Thursday, January 29, 2009

Thursday, January 29, 2009

Title: Chop to it
Author: David J. Kahn
Theme: is spelled out at 39a: Antelope with spiraled horns (and a hint to this puzzle's theme) (ADDAX). In other words, the letters A and X are added to common phrases to create new and unexpected answers that are then clued. Like most themes it's easier to show than to spell out:

18a: Levy on cover girls? (MODELTAX).

60a: Try to influence a game show leader? (COAXHOST).

3d: Person born in northwest Germany 1,500 years ago? (NATIVESAXON).

6d: Deception requiring a vote recount? (TALLYHOAX).

25d: Is a student in a housekeeping course? (TAKESWAXING). Also, I guess, a class one might take in cosmetology

36d: Dissertation about neuron appendages? (AXONPAPER). My least favorite of the themed entries -- because I'm not too hip on sub-atomic stuff and I can't find a picture of an axon.

Sunny Spots:

52a: Place for steamers? (SPA). Love those sauna jokes.

26d: NPR's Hansen (LIANE). Co-host with Will Shortz of the NPR Weekend Edition Sunday Puzzle, which I will win someday.

9d: Start of a noted palindrome (MADAM). As in "Madam, I'm Adam." My first thought was AMANA, as in the start to another noted palindrome "A man, a plan, a canal, Panama."

Suns of Bitches: Nothing really, although I did not and still don't know anything about "Knuffle Bunny" so 47d: Girl in the "Knuffle Bunny" books (TRIXIE) was tough.

Sundries: (Presented sans commentary due to poor time management)

  • 1a: Like some yogurt (NONFAT).

  • 7a: Chip maker (IBM).

  • 10a: With 35-Across, die (PASS).

  • 14a: "Spamalot" costar (AZARIA).

  • 15a: Prix fixe alternative (ALACARTE).

  • 17a: "I want to hear all the details" (DOTELL).

  • 19a: "Idylls of the King" name (ENID).

  • 20a: "Otello" premiere locale (LASCALA).

  • 22a: Accelerate, with "up" (REV).

  • 23a: Edgar Allan Poe character Arthur Gordon ___ (PYM).

  • 24a: Courage and fortitude (METTLE).
  • 28a: Spellbind (ENCHANT).
  • 32a: Adjust one's sights, maybe (REAIM).
  • 33a: Language of Afghanistan (PASHTO).
  • 35a: See 10-Across (AWAY).
  • 37a: Jazz trombonist Winding (KAI).
  • 38a: 60-year-old carrier (ELAL).
  • 41a: Fender flaw (DENT).
  • 42a: ___-en-Provence (AIX).
  • 43a: 11% of DC (LXVI).
  • 44a: Weights (ONUSES).
  • 46a: Franklin (CNOTE).
  • 48a: Sherbet variety (RAINBOW).
  • 50a: Matisse and others (HENRIS).

  • 53a: Galoot (APE).
  • 56a: "Understood" (IGOTCHA).
  • 59a: Line through the poles (AXIS).
  • 63a: Cans (POKIES).
  • 65a: What a zigzag line might represent in a schematic (RESISTOR).
  • 66a: Make clear (EVINCE).
  • 67a: False negative? (TRUE).
  • 68a: Fashion monogram (YSL).
  • 69a: Kitchen appliances (RANGES).
  • 1d: LaDuke was his vice presidential running mate in 1996 and 2000 (NADER).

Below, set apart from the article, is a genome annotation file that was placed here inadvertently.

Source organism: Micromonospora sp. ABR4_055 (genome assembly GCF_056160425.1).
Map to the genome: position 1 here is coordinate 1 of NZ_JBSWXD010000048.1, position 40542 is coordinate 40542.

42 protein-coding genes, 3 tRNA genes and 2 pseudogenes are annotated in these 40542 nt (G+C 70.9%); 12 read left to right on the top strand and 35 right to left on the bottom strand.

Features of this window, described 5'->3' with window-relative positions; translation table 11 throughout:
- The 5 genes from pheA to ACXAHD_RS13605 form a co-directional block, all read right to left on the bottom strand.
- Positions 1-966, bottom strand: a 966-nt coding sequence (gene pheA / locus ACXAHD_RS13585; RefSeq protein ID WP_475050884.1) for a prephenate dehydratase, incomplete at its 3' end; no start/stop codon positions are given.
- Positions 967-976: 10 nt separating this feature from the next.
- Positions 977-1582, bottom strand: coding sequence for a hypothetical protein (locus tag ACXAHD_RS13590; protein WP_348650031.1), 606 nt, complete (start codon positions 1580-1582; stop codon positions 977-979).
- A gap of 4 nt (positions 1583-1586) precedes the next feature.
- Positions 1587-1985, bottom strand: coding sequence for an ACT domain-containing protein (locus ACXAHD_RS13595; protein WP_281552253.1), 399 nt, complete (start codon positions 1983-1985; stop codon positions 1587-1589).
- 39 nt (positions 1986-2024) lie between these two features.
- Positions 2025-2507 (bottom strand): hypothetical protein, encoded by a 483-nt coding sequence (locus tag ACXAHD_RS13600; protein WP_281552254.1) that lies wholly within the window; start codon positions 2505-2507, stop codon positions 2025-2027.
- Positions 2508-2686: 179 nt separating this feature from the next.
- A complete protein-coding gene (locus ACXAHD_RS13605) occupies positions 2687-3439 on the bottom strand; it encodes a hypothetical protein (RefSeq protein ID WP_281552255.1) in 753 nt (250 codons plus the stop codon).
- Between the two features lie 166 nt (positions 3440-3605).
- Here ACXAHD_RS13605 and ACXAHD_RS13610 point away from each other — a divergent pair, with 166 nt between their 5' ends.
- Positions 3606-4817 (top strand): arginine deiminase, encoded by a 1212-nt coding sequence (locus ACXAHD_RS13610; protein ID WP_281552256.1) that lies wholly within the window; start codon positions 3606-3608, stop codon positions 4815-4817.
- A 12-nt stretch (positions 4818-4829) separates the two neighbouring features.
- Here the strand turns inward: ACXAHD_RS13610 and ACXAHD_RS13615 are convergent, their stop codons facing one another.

• 2d: Triatomic form of oxygen (OZONE).
  • 4d: Ethel's husband (FRED).
  • 5d: Be hurting (AIL).
  • 7d: Cat food brand (IAMS).
  • 8d: Cartel (BLOC).

  • 10d: Epicurean sense (PALATE).

  • 11d: Works at the Whitney (ART).
  • 12d: D.C.'s Union, for one (STA).
  • 13d: Census form info (SEX).
  • 16d: Waldorf salad ingredient (CELERY).
  • 21d: Org. with a staff of Aesculapius logo (AMA).
  • 23d: Mtge. point, for example (PCT).

  • 27d: Gives out (EMITS).
  • 29d: Wild bunch?: Abbr. (NHL).
  • 30d: First name at the 1976 Summer Olympics (NADIA).
  • 31d: "You're going to like us" sloganeer (TWA).
  • 33d: Crayola color that used to be called Flesh (PEACH).
  • 34d: Dress with a flared skirt (ALINE).
  • 40d: TiVo, e.g. (DVR).
  • 41d: Couple (DUO).
  • 43d: Vivien and Janet of filmdom (LEIGHS).
  • 45d: It has four franchises in Calif. (NBA).

  • 49d: Freak ending? (ISH).
  • 51d: Black, in a way (SOOTY).
  • 54d: Knight, e.g. (PIECE).
  • 55d: A lot of stress? (ESSES).
  • 57d: General ___ chicken (TSOS).
  • 58d: Keyboard key (CTRL).
  • 59d: Having a similar quality (AKIN).
  • 60d: Monitor, for short (CRT).
  • 61d: "Jingle Bells" contraction (OER).
  • 62d: Tempe inst. (ASU).
  • 64d: Fertilizable gametes (OVA).

    Today's puzzle was brought to you by your friendly neighborhood addax.
    Have a nice Thursday, Norrin


    Joon said...

    AXONs aren't subatomic. they're parts of neurons, which are nerve cells. most of them are microscopic, but some AXONs (the ones connecting the base of your spinal cord to your feet) can be up to a meter long.

    you might be thinking of AXIONs, which are hypothetical particles which would indeed be subatomic if they existed. the reason you can't find a picture is that there's no evidence that they actually do exist. (okay, that's not the reason, but it's a fairly relevant point anyway.)

    Norrin2 said...

    The truth is I don't know my axon from a hole in the ground.